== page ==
Professor of Physics

Department of Engineering, Science and Mathematics

State University of New York Institute of Technology

P.O. Box 3050, Utica, New York 13504-3050.

E-mail: fariboa@sunyit.edu

Office: 1173 Donovan Bldg.

Tel: (315)792-7185

PHY 201 Calculus-Based Physics I

PHY 361 Intermediate Mechanics

PHY 371 Electromagnetism

PHY 381 Quantum Mechanics

There are four fundamental forces in nature: Gravitational, electromagnetic, weak and strong forces. It is the main objective of particle physics to explore these forces, and hopefully unify them into one fundamental theory. This goal, has made particle physics one of the most ambitious, attractive, challenging, and powerful areas of physics, and has attracted experts from other disciplines including pure and applied mathematics, and computer science.

My main area of research within particle physics is related to the strong interaction through which protons and neutrons are bound together. Of course, strong interaction is not just limited to inside the nucleus, as protons and neutrons belong to a large family of particles called hadrons, and all of these family members experience the strong interaction. It is known that hadrons can be best classified if they are to consist of other elementary particles called quarks. The theory that describes the strong interaction of quarks is called Quantum Chromodynamics (QCD). This theory is very well established at high energies, and has successfully explained experiments at these energies. On the other hand, due to computational difficulties, this theory breaks down at low energies. At the present time, understanding the low energy behavior of QCD is one of the main challenges in theoretical particle physics. For more details of my work, please refere to list of my publications, invited talks, technical description of my research and additional links given below.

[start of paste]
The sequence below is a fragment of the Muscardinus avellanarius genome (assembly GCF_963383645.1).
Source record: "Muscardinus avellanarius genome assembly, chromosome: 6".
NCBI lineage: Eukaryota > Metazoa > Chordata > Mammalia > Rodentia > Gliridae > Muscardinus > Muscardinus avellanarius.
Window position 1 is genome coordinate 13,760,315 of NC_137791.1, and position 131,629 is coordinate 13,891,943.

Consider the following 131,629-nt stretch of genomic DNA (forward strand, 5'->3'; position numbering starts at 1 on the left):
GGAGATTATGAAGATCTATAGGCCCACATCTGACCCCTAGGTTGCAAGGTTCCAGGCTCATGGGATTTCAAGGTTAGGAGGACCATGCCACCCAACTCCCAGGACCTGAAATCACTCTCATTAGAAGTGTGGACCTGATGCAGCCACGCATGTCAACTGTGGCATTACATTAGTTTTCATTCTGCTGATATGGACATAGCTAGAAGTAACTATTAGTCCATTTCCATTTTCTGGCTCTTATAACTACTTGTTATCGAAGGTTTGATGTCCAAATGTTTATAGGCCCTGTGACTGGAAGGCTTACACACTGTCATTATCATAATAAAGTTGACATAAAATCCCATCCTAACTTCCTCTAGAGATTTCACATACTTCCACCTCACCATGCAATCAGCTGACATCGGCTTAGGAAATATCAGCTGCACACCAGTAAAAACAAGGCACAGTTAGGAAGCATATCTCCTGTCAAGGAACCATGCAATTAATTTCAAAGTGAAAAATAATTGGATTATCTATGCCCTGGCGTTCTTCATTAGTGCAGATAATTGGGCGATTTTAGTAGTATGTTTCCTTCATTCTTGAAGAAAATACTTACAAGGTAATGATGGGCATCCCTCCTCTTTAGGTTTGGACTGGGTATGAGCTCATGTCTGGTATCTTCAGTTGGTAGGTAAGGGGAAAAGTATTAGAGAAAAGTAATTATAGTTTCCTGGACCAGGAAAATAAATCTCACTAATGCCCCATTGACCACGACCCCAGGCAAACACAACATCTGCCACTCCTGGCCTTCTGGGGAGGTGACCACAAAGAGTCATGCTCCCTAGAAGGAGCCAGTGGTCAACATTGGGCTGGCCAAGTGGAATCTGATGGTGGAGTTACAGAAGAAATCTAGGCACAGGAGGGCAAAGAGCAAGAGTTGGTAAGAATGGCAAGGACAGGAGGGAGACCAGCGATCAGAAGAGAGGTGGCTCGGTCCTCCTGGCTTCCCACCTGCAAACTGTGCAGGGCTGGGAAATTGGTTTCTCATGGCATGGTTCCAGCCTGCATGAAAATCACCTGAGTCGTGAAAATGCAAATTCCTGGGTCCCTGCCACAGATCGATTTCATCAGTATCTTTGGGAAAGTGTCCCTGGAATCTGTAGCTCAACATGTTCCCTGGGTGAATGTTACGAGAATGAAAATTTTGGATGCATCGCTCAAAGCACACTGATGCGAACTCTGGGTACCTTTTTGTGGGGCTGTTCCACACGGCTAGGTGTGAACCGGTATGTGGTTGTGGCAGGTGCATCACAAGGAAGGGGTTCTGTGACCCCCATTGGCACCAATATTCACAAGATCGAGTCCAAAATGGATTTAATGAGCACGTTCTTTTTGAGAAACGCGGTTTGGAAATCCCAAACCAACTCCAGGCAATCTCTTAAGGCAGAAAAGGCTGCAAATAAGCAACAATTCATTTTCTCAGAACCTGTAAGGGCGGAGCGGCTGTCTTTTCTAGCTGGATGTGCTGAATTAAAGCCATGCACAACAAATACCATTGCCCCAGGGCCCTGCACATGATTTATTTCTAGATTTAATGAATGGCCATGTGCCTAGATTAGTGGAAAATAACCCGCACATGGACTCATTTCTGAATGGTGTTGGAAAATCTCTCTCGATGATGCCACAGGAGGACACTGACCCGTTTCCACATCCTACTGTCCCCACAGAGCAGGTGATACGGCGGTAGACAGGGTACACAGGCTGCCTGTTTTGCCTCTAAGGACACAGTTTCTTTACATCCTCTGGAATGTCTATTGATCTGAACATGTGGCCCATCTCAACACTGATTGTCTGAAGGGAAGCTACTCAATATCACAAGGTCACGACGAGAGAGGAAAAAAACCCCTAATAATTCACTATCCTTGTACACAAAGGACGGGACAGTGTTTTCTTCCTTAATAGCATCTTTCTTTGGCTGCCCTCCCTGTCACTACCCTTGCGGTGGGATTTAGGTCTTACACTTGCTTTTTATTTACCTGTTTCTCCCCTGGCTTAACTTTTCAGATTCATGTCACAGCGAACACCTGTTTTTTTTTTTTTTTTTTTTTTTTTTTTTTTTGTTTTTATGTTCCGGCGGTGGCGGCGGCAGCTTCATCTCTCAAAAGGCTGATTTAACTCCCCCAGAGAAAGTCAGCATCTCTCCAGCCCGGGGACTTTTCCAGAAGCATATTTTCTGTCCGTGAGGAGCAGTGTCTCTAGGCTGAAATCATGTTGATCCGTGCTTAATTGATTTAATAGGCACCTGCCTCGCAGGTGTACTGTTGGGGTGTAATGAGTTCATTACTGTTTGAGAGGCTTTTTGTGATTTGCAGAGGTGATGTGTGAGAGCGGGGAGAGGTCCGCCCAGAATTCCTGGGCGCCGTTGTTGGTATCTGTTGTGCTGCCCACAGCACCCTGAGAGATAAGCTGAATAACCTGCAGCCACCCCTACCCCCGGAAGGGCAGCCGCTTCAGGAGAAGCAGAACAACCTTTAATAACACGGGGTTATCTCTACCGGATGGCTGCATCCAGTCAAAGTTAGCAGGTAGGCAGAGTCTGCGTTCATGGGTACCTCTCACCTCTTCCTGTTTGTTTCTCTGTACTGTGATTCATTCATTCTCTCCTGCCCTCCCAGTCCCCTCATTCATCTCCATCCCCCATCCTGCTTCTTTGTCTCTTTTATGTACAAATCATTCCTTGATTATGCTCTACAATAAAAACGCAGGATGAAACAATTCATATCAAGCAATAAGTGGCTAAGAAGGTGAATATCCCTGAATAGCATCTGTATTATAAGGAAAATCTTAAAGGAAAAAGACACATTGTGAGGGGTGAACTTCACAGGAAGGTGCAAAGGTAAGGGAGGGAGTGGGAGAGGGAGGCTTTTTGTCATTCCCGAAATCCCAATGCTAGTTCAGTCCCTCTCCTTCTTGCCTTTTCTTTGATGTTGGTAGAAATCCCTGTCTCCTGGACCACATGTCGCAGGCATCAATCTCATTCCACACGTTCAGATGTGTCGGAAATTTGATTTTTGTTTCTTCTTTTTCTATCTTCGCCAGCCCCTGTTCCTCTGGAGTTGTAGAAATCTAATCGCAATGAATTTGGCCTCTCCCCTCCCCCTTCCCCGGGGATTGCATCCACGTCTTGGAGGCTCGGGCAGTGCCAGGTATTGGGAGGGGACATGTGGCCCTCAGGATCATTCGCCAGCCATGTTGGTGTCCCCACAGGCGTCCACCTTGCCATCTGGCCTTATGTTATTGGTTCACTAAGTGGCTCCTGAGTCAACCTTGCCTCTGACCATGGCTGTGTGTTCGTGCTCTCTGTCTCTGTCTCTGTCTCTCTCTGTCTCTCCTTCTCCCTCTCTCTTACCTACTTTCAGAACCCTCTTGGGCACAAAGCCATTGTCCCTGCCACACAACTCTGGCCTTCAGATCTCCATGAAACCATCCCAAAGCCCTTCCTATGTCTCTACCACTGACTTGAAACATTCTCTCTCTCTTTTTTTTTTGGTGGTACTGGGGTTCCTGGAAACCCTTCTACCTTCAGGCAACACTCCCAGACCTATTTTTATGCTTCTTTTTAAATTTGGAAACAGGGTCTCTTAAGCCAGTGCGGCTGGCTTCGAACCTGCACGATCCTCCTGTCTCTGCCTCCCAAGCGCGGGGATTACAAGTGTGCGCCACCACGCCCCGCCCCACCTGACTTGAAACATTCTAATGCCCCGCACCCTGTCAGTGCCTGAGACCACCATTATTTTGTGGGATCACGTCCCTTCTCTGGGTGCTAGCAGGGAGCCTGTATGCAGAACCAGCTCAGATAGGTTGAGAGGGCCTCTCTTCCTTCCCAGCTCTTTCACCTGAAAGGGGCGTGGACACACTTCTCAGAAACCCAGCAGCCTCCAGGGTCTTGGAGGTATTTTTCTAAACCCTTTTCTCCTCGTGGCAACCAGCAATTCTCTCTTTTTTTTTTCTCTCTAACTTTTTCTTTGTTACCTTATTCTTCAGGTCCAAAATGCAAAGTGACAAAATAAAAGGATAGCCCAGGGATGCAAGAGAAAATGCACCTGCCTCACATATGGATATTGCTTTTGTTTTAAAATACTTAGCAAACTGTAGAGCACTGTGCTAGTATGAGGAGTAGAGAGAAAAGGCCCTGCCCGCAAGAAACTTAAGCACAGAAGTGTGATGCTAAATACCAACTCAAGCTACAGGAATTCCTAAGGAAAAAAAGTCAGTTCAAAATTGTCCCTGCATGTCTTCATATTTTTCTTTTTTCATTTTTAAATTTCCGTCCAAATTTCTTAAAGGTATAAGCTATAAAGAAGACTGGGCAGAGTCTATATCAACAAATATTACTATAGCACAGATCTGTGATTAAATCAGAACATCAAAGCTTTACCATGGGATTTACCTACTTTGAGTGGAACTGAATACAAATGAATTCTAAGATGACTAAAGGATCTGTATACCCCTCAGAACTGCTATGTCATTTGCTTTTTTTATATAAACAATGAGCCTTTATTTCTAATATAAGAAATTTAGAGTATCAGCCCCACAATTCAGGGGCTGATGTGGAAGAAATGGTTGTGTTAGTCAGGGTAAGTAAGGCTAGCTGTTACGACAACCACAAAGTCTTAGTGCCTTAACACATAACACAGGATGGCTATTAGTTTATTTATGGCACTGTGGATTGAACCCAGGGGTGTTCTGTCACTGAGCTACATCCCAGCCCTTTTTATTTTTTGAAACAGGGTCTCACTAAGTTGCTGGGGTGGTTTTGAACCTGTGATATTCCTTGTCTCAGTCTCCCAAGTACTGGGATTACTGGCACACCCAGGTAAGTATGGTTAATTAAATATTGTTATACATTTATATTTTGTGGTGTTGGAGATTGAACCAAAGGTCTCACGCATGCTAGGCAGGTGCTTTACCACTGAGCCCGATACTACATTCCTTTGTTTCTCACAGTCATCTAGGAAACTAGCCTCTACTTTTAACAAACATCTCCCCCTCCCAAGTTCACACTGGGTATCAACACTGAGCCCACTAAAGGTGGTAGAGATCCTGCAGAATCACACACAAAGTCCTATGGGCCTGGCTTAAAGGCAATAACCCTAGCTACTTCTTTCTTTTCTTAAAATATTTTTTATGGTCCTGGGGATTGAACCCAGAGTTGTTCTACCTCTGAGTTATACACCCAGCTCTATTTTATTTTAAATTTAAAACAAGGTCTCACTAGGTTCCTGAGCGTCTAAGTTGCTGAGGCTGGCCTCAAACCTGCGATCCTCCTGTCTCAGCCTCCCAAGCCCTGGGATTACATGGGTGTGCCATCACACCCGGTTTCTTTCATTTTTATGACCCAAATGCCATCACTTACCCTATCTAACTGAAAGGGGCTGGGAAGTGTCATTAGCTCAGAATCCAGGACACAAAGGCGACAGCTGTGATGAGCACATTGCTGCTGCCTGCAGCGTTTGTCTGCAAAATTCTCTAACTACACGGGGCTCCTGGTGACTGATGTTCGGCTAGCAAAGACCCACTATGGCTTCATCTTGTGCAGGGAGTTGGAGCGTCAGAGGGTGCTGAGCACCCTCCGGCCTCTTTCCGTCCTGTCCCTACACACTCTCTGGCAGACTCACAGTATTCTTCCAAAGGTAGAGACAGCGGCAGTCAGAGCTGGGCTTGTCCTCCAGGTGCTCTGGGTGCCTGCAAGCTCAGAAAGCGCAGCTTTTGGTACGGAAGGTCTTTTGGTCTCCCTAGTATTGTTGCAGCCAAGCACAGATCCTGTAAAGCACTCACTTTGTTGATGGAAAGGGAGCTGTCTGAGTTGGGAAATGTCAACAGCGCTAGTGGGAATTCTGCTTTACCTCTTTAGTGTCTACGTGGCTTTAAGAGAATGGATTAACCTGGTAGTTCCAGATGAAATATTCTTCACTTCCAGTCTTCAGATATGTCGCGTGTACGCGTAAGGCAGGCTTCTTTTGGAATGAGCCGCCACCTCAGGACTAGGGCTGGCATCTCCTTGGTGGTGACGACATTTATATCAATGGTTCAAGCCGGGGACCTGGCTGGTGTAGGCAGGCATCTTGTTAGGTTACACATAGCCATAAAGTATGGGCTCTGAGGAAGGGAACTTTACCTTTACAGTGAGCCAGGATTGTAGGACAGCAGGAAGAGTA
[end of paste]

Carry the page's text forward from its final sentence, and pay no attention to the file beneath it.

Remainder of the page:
Other braches of high energy physics that I am generally interested in are: Quantum Field Theory, Standard Model of Particle Physics, Heavy Quark Physics, Supersymmetry, Supergravity and Superstrings.

Computational techniques play very important roles in any area of physics in which certain degree of calculational difficulties exist. In all areas of computational physics, significant amount of applied mathematics (in particular numerical analysis, ordinary/partial differential equations and symbolic manipulation) and computer skills are employed, in order to solve/approximate physics problems for which either an exact solution does not exist, or a pure analytical approach is not efficient. Moreover, computational physics provides general techniques of solving physics problems which are not just limited to any specific area of physics, and are indeed applicable to a wide variety of theoretical, experimental and industrial problems.

My research in theoretical elementary particle physics involves many calculational complications. I have used symbolic manipulation, numerical analysis, as well as a combination of symbolic-numerical techniques in most of my research projects. For some examples of my typical computations please see the link below.